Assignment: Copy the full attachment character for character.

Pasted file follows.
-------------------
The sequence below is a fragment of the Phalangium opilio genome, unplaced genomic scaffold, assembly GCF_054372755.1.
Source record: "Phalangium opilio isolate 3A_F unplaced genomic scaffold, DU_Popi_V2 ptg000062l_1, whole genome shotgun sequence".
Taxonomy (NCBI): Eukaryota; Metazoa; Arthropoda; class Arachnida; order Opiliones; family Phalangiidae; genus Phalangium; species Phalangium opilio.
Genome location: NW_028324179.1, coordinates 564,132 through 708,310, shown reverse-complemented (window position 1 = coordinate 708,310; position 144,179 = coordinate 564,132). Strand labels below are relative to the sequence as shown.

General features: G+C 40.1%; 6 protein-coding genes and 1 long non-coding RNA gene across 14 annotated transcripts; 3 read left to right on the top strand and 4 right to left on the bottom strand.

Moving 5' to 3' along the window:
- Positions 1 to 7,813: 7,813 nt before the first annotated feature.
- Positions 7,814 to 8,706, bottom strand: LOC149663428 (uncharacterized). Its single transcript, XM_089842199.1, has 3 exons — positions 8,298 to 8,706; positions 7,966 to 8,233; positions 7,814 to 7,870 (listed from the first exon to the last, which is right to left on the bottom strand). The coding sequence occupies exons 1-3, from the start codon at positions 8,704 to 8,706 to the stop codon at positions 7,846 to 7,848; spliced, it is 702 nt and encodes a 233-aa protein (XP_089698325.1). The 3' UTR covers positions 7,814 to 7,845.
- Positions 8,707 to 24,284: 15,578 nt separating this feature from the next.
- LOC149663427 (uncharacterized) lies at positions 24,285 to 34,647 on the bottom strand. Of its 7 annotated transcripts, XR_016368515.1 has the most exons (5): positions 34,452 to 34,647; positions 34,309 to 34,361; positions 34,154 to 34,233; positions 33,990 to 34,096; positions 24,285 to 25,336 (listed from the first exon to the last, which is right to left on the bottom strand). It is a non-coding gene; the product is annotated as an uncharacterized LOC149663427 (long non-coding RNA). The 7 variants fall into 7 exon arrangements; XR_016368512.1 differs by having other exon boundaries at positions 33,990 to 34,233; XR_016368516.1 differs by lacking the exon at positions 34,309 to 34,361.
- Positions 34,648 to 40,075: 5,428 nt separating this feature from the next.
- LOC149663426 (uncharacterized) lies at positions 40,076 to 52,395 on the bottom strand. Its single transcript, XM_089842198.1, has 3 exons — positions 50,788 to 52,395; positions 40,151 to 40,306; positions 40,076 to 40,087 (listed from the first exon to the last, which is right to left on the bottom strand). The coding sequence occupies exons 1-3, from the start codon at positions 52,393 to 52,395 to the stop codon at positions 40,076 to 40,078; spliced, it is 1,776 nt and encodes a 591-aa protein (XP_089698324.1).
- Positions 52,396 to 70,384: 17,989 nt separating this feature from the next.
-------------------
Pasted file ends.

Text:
The sequence below is a fragment of the Phalangium opilio genome, unplaced genomic scaffold, assembly GCF_054372755.1.
Source record: "Phalangium opilio isolate 3A_F unplaced genomic scaffold, DU_Popi_V2 ptg000062l_1, whole genome shotgun sequence".
Taxonomy (NCBI): Eukaryota; Metazoa; Arthropoda; class Arachnida; order Opiliones; family Phalangiidae; genus Phalangium; species Phalangium opilio.
Genome location: NW_028324179.1, coordinates 564,132 through 708,310, shown reverse-complemented (window position 1 = coordinate 708,310; position 144,179 = coordinate 564,132). Strand labels below are relative to the sequence as shown.

General features: G+C 40.1%; 6 protein-coding genes and 1 long non-coding RNA gene across 14 annotated transcripts; 3 read left to right on the top strand and 4 right to left on the bottom strand.

Moving 5' to 3' along the window:
- Positions 1 to 7,813: 7,813 nt before the first annotated feature.
- Positions 7,814 to 8,706, bottom strand: LOC149663428 (uncharacterized). Its single transcript, XM_089842199.1, has 3 exons — positions 8,298 to 8,706; positions 7,966 to 8,233; positions 7,814 to 7,870 (listed from the first exon to the last, which is right to left on the bottom strand). The coding sequence occupies exons 1-3, from the start codon at positions 8,704 to 8,706 to the stop codon at positions 7,846 to 7,848; spliced, it is 702 nt and encodes a 233-aa protein (XP_089698325.1). The 3' UTR covers positions 7,814 to 7,845.
- Positions 8,707 to 24,284: 15,578 nt separating this feature from the next.
- LOC149663427 (uncharacterized) lies at positions 24,285 to 34,647 on the bottom strand. Of its 7 annotated transcripts, XR_016368515.1 has the most exons (5): positions 34,452 to 34,647; positions 34,309 to 34,361; positions 34,154 to 34,233; positions 33,990 to 34,096; positions 24,285 to 25,336 (listed from the first exon to the last, which is right to left on the bottom strand). It is a non-coding gene; the product is annotated as an uncharacterized LOC149663427 (long non-coding RNA). The 7 variants fall into 7 exon arrangements; XR_016368512.1 differs by having other exon boundaries at positions 33,990 to 34,233; XR_016368516.1 differs by lacking the exon at positions 34,309 to 34,361.
- Positions 34,648 to 40,075: 5,428 nt separating this feature from the next.
- LOC149663426 (uncharacterized) lies at positions 40,076 to 52,395 on the bottom strand. Its single transcript, XM_089842198.1, has 3 exons — positions 50,788 to 52,395; positions 40,151 to 40,306; positions 40,076 to 40,087 (listed from the first exon to the last, which is right to left on the bottom strand). The coding sequence occupies exons 1-3, from the start codon at positions 52,393 to 52,395 to the stop codon at positions 40,076 to 40,078; spliced, it is 1,776 nt and encodes a 591-aa protein (XP_089698324.1).
- Positions 52,396 to 70,384: 17,989 nt separating this feature from the next.